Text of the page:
1995 - Electronic Stability Control (ESC)
Mercedes-Benz introduces Electronic Stability Controlxx, which helps drivers avoid crashes by reducing the danger of skiddingxxi.
1999 - ANCAP adopts EURO NCAP standards
ANCAP adopts the European New Car Assessment Programme (Euro NCAP) methods of testing new vehicle safetyxxii. The tests produce a rating out of five stars for front occupants and out of four stars for pedestrian protectionxxiii. The adoption of these methods allows ANCAP to use ratings based on EURO NCAP test results for European cars imported to Australiaxxiii.
2004 - Blind spot information system (BLIS)
Volvo introduces the world's first blind spot warning systemxxiv. The system uses reversing camerasxxv and motion sensors to assist drivers when parking or changing lanes to prevent collisionsxxvi.
2005 - Pop-up bonnets
Pop-up bonnets designed to reduce pedestrian injuries become available on Citroen C6 and Jaguar XKix. If a car hits a pedestrian, sensors set off bonnet lifters to raise the bonnetxxvii. This creates more space between the bonnet and car engine to absorb the impact, which can reduce the injury severity to the pedestrianxxvii.
2008 - ESC added to ANCAP criteria
ESC was added to the ANCAP criteria for a vehicle to receive a five-star safety ratingxxviii.
2011 - ESC made mandatory in Australia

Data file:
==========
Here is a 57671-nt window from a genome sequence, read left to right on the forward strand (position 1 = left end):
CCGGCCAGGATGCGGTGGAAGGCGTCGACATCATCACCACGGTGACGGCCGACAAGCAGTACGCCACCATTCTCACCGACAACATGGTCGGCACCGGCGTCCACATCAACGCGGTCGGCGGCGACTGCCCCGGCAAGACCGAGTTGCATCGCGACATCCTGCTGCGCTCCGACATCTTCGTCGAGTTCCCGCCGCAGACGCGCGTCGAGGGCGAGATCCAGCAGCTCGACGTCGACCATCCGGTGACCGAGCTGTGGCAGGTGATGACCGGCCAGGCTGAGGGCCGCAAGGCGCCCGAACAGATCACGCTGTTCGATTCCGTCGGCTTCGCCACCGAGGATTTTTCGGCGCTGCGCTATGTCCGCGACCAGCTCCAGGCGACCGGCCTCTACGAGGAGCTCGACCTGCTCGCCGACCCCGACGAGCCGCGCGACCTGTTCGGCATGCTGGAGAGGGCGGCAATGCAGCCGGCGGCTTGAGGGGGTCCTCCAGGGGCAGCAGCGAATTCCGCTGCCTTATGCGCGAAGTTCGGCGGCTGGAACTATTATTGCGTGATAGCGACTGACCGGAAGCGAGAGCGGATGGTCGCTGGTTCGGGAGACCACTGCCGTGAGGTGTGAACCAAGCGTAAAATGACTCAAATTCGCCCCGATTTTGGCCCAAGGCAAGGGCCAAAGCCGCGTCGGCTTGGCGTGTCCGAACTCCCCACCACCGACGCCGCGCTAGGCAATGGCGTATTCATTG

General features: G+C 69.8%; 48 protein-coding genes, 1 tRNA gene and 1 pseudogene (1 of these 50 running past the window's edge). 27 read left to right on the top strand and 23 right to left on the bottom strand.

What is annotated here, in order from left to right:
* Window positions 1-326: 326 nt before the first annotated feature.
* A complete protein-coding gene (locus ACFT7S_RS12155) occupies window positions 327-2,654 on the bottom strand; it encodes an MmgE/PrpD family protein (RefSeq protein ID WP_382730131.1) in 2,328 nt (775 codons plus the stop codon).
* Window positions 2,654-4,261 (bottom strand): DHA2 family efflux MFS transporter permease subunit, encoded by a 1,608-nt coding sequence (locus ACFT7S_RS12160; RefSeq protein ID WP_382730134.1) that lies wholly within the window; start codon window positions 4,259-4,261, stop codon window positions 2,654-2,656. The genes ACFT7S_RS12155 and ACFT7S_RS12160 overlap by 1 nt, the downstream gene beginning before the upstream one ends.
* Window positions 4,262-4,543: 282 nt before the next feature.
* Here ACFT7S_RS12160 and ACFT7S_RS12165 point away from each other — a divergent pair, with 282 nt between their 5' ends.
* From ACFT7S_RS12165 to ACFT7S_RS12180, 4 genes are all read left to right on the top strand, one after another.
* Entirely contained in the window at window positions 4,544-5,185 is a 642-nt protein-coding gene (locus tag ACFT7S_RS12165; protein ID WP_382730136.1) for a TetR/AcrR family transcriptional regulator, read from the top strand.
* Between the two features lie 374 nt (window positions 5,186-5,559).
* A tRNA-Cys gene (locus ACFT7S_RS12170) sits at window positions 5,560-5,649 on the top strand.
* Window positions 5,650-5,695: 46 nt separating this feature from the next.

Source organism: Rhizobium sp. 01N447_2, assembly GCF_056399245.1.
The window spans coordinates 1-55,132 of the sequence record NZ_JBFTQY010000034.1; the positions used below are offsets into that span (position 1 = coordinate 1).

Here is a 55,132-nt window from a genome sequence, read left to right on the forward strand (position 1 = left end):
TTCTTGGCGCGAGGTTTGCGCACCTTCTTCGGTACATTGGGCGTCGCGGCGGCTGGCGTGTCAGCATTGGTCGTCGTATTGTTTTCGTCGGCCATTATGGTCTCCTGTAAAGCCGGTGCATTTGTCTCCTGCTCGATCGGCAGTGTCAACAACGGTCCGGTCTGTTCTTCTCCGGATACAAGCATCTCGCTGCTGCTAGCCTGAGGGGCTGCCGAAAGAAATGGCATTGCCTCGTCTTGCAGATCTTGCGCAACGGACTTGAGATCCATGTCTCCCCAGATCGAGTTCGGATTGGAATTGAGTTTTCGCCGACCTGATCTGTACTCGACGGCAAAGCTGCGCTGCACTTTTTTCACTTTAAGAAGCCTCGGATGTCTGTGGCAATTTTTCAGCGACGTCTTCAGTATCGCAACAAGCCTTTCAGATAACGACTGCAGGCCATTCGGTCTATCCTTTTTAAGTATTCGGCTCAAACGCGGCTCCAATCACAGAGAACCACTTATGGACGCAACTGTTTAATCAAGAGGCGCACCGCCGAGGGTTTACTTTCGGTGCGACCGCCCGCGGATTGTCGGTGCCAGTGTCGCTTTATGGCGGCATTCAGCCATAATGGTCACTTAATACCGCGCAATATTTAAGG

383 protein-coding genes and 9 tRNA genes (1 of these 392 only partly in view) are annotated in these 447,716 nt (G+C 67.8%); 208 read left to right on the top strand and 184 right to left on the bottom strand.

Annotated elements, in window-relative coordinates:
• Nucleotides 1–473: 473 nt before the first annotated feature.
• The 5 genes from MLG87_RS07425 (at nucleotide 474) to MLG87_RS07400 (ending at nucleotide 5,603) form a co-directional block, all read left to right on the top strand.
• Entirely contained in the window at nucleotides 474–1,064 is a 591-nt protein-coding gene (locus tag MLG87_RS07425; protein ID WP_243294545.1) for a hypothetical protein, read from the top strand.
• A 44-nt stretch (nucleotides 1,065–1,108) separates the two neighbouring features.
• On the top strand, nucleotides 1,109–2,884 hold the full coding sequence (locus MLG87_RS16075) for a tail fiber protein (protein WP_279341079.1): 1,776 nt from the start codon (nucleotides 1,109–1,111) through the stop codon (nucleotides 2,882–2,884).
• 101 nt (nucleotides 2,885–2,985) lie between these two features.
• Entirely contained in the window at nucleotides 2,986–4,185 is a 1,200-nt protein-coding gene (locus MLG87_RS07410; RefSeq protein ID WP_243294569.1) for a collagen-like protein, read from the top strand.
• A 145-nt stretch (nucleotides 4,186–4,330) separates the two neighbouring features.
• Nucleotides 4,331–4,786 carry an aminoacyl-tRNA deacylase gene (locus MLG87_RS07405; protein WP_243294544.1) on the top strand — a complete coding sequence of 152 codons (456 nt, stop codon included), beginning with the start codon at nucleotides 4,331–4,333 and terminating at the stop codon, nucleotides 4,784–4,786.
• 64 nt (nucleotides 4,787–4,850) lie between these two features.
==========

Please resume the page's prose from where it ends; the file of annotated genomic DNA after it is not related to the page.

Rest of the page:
ESC is made mandatory for all new cars sold in Australia from 2011xxviii,xxix
2011 - Pedestrian detection
Volvo releases pedestrian detection that uses radar and cameras to detect when people are in the way of your carxxx. Using auto-brake technology, the car stops automatically if the driver doesn't manually brake in timexxx. The auto-brake technology only works up to a speed of 30km/h: its main purpose is for emergency braking in low speed, pedestrian heavy areasxxx.
2011 - Adaptive cruise control
Adaptive cruise control uses radar to adjust the car's speed based on the car in frontxxxi. It detects the distance and speed of the car ahead and maintains an appropriate distance between the two vehiclesxxxii. The safe driving distance between the two vehicles can also be changed with the simple push of a button. The adaptive cruise control is also temporarily over-ridden when the accelerator is pressed to overtake another vehiclexxxi.
Due to constant technological advances, car safety is continually improving. One way Allianz is contributing to safer driving is through the Allianz Centre for Technology. The centre focuses on occupant and traffic safety as well as vehicle design for the prevention of injuries and vehicle damage during an accident. When buying a new car, choosing one with a five-star ANCAP rating and the safety features listed above can reduce the risk of injury in the event of a crash.
Despite advances in safety technology, there's always a chance that your vehicle and others may be damaged in an accident. Car insurance can help protect you from financial loss in such a situation. Get a quote with Allianz today!